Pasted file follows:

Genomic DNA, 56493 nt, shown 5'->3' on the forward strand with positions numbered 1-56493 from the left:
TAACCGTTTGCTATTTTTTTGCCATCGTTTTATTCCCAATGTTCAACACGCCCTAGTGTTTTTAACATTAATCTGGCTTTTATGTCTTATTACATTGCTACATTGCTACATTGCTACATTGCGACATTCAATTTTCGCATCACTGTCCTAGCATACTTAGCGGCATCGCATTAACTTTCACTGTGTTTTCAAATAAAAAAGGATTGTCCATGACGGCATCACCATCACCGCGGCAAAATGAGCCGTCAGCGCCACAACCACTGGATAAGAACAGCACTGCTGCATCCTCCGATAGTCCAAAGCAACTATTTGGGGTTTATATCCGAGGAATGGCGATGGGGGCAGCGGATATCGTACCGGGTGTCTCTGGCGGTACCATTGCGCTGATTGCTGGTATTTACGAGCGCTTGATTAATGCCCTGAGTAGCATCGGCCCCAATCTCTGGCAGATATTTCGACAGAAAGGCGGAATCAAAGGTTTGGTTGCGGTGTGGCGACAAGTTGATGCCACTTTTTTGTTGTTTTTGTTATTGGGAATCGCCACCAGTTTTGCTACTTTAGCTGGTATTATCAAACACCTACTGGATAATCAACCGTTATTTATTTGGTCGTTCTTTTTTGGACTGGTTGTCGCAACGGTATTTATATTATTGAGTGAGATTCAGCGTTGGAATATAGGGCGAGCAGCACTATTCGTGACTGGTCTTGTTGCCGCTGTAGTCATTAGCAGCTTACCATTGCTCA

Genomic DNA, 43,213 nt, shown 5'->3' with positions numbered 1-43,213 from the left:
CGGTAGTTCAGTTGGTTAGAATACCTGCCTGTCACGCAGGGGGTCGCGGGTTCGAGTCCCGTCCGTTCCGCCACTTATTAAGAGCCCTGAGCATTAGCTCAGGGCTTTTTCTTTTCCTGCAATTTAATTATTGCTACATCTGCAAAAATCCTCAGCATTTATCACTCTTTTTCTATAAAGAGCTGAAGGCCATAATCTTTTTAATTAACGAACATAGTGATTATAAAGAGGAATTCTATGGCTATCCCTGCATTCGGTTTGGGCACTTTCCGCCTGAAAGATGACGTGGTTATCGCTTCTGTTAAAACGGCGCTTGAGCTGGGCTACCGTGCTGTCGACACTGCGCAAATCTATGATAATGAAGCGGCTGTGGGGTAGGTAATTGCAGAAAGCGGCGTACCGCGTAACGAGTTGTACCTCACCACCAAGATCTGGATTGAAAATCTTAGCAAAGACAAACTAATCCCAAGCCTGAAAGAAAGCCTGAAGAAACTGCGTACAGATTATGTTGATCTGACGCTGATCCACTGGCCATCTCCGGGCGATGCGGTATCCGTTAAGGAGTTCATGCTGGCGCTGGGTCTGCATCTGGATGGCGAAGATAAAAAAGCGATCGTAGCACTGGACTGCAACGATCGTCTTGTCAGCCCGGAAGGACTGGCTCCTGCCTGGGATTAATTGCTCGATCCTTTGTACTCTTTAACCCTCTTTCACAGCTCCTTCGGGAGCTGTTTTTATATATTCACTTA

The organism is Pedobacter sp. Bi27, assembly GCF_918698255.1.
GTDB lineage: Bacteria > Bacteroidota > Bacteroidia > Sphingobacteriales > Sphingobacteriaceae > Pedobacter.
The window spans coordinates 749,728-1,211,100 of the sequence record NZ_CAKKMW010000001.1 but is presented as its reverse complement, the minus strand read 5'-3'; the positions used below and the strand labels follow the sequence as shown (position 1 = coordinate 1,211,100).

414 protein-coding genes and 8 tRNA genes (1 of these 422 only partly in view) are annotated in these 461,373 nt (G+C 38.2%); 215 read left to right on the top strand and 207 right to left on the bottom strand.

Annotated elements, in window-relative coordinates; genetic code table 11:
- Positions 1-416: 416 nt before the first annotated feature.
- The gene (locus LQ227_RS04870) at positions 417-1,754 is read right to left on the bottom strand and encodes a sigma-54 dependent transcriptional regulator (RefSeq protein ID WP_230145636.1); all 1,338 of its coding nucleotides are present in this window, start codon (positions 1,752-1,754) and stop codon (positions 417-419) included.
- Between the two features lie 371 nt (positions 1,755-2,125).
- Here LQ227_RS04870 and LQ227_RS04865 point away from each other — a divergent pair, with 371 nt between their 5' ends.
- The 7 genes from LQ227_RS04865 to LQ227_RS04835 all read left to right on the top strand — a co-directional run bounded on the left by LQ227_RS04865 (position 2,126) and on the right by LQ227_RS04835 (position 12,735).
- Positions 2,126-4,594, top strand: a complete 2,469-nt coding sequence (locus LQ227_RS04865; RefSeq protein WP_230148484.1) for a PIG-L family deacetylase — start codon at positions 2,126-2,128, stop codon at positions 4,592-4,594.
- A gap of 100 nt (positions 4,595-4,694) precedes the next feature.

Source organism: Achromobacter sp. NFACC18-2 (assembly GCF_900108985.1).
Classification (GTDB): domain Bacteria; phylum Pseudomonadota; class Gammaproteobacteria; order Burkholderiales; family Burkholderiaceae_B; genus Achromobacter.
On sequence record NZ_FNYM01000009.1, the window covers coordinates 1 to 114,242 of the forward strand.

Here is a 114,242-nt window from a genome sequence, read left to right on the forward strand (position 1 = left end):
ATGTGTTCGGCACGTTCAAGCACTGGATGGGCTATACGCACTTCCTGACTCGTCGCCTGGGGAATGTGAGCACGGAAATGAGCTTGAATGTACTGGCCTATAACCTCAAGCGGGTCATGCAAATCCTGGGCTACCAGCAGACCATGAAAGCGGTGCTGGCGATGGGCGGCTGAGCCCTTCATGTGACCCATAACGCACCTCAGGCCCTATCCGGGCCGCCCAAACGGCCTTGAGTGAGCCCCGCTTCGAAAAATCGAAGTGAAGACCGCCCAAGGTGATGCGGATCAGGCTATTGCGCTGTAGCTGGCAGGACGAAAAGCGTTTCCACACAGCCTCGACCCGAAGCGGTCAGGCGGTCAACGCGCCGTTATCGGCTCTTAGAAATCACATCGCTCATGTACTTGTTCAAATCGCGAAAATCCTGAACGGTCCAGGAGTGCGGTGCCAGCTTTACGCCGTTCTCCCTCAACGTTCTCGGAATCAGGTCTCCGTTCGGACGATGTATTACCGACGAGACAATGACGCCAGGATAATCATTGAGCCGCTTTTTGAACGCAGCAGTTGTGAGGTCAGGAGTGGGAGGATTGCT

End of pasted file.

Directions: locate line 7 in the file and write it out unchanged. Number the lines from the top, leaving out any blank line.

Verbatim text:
The window spans coordinates 749,728-1,211,100 of the sequence record NZ_CAKKMW010000001.1 but is presented as its reverse complement, the minus strand read 5'-3'; the positions used below and the strand labels follow the sequence as shown (position 1 = coordinate 1,211,100).